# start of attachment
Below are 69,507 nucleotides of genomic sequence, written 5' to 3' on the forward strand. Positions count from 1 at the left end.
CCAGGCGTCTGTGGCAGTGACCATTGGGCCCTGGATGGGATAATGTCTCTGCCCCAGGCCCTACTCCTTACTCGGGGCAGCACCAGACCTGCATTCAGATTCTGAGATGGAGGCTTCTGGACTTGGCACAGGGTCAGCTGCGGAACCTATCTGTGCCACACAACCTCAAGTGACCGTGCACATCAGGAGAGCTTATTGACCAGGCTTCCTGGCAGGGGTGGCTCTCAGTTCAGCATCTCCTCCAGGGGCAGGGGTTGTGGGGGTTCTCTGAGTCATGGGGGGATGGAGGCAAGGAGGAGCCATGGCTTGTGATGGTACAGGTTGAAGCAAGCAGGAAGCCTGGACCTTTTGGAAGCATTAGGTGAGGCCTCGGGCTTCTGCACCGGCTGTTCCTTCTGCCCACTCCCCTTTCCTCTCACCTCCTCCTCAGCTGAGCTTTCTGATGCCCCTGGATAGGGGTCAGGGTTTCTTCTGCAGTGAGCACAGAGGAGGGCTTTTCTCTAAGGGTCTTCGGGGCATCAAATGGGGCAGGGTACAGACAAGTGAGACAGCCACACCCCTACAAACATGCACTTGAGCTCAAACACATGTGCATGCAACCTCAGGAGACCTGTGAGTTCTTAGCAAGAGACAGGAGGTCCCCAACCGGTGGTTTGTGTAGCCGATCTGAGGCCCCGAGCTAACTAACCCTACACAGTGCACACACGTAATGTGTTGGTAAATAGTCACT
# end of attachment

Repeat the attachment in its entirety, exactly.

Below are 69,507 nucleotides of genomic sequence, written 5' to 3' on the forward strand. Positions count from 1 at the left end.
CCAGGCGTCTGTGGCAGTGACCATTGGGCCCTGGATGGGATAATGTCTCTGCCCCAGGCCCTACTCCTTACTCGGGGCAGCACCAGACCTGCATTCAGATTCTGAGATGGAGGCTTCTGGACTTGGCACAGGGTCAGCTGCGGAACCTATCTGTGCCACACAACCTCAAGTGACCGTGCACATCAGGAGAGCTTATTGACCAGGCTTCCTGGCAGGGGTGGCTCTCAGTTCAGCATCTCCTCCAGGGGCAGGGGTTGTGGGGGTTCTCTGAGTCATGGGGGGATGGAGGCAAGGAGGAGCCATGGCTTGTGATGGTACAGGTTGAAGCAAGCAGGAAGCCTGGACCTTTTGGAAGCATTAGGTGAGGCCTCGGGCTTCTGCACCGGCTGTTCCTTCTGCCCACTCCCCTTTCCTCTCACCTCCTCCTCAGCTGAGCTTTCTGATGCCCCTGGATAGGGGTCAGGGTTTCTTCTGCAGTGAGCACAGAGGAGGGCTTTTCTCTAAGGGTCTTCGGGGCATCAAATGGGGCAGGGTACAGACAAGTGAGACAGCCACACCCCTACAAACATGCACTTGAGCTCAAACACATGTGCATGCAACCTCAGGAGACCTGTGAGTTCTTAGCAAGAGACAGGAGGTCCCCAACCGGTGGTTTGTGTAGCCGATCTGAGGCCCCGAGCTAACTAACCCTACACAGTGCACACACGTAATGTGTTGGTAAATAGTCACT